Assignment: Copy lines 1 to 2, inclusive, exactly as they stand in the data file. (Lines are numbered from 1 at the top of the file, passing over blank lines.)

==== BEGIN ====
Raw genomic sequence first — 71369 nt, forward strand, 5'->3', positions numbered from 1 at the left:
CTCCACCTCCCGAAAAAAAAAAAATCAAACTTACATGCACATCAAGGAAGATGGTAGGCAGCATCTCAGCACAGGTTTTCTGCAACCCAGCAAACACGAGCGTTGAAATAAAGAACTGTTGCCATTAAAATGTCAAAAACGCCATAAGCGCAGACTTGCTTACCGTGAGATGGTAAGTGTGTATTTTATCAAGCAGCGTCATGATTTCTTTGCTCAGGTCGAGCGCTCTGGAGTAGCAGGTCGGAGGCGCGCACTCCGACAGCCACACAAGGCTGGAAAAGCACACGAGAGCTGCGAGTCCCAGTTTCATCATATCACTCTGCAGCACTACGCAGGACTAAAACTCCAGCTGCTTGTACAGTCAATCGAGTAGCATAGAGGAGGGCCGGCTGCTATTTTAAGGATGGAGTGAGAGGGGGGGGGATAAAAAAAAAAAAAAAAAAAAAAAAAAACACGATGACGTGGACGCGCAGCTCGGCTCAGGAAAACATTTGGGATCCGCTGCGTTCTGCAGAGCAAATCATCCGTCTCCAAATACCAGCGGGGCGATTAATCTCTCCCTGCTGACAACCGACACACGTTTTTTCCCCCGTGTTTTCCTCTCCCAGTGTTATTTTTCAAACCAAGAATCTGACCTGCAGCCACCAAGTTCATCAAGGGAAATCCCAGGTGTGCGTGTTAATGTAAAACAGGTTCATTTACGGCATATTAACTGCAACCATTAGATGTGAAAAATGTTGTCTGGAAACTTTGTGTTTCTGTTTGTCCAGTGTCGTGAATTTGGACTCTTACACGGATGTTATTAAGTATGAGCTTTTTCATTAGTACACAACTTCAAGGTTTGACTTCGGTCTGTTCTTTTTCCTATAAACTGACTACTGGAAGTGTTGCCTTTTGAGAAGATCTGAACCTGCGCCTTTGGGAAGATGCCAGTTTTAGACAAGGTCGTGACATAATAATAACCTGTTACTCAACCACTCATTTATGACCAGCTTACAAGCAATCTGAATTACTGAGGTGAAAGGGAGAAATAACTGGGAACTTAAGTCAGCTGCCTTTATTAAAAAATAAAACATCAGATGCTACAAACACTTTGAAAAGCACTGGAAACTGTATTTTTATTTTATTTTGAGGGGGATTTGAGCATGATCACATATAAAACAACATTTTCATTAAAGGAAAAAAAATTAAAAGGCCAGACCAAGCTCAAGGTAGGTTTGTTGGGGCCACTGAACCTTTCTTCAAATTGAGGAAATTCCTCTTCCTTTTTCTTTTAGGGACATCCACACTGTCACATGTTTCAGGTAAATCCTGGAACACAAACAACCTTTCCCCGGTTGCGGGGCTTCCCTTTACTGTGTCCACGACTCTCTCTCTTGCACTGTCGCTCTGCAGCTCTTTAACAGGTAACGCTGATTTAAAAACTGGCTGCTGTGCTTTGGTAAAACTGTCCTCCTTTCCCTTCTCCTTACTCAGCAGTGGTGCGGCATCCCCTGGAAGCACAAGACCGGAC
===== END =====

Raw genomic sequence first — 71369 nt, forward strand, 5'->3', positions numbered from 1 at the left:
CTCCACCTCCCGAAAAAAAAAAAATCAAACTTACATGCACATCAAGGAAGATGGTAGGCAGCATCTCAGCACAGGTTTTCTGCAACCCAGCAAACACGAGCGTTGAAATAAAGAACTGTTGCCATTAAAATGTCAAAAACGCCATAAGCGCAGACTTGCTTACCGTGAGATGGTAAGTGTGTATTTTATCAAGCAGCGTCATGATTTCTTTGCTCAGGTCGAGCGCTCTGGAGTAGCAGGTCGGAGGCGCGCACTCCGACAGCCACACAAGGCTGGAAAAGCACACGAGAGCTGCGAGTCCCAGTTTCATCATATCACTCTGCAGCACTACGCAGGACTAAAACTCCAGCTGCTTGTACAGTCAATCGAGTAGCATAGAGGAGGGCCGGCTGCTATTTTAAGGATGGAGTGAGAGGGGGGGGGATAAAAAAAAAAAAAAAAAAAAAAAAAAACACGATGACGTGGACGCGCAGCTCGGCTCAGGAAAACATTTGGGATCCGCTGCGTTCTGCAGAGCAAATCATCCGTCTCCAAATACCAGCGGGGCGATTAATCTCTCCCTGCTGACAACCGACACACGTTTTTTCCCCCGTGTTTTCCTCTCCCAGTGTTATTTTTCAAACCAAGAATCTGACCTGCAGCCACCAAGTTCATCAAGGGAAATCCCAGGTGTGCGTGTTAATGTAAAACAGGTTCATTTACGGCATATTAACTGCAACCATTAGATGTGAAAAATGTTGTCTGGAAACTTTGTGTTTCTGTTTGTCCAGTGTCGTGAATTTGGACTCTTACACGGATGTTATTAAGTATGAGCTTTTTCATTAGTACACAACTTCAAGGTTTGACTTCGGTCTGTTCTTTTTCCTATAAACTGACTACTGGAAGTGTTGCCTTTTGAGAAGATCTGAACCTGCGCCTTTGGGAAGATGCCAGTTTTAGACAAGGTCGTGACATAATAATAACCTGTTACTCAACCACTCATTTATGACCAGCTTACAAGCAATCTGAATTACTGAGGTGAAAGGGAGAAATAACTGGGAACTTAAGTCAGCTGCCTTTATTAAAAAATAAAACATCAGATGCTACAAACACTTTGAAAAGCACTGGAAACTGTATTTTTATTTTATTTTGAGGGGGATTTGAGCATGATCACATATAAAACAACATTTTCATTAAAGGAAAAAAAATTAAAAGGCCAGACCAAGCTCAAGGTAGGTTTGTTGGGGCCACTGAACCTTTCTTCAAATTGAGGAAATTCCTCTTCCTTTTTCTTTTAGGGACATCCACACTGTCACATGTTTCAGGTAAATCCTGGAACACAAACAACCTTTCCCCGGTTGCGGGGCTTCCCTTTACTGTGTCCACGACTCTCTCTCTTGCACTGTCGCTCTGCAGCTCTTTAACAGGTAACGCTGATTTAAAAACTGGCTGCTGTGCTTTGGTAAAACTGTCCTCCTTTCCCTTCTCCTTACTCAGCAGTGGTGCGGCATCCCCTGGAAGCACAAGACCGGAC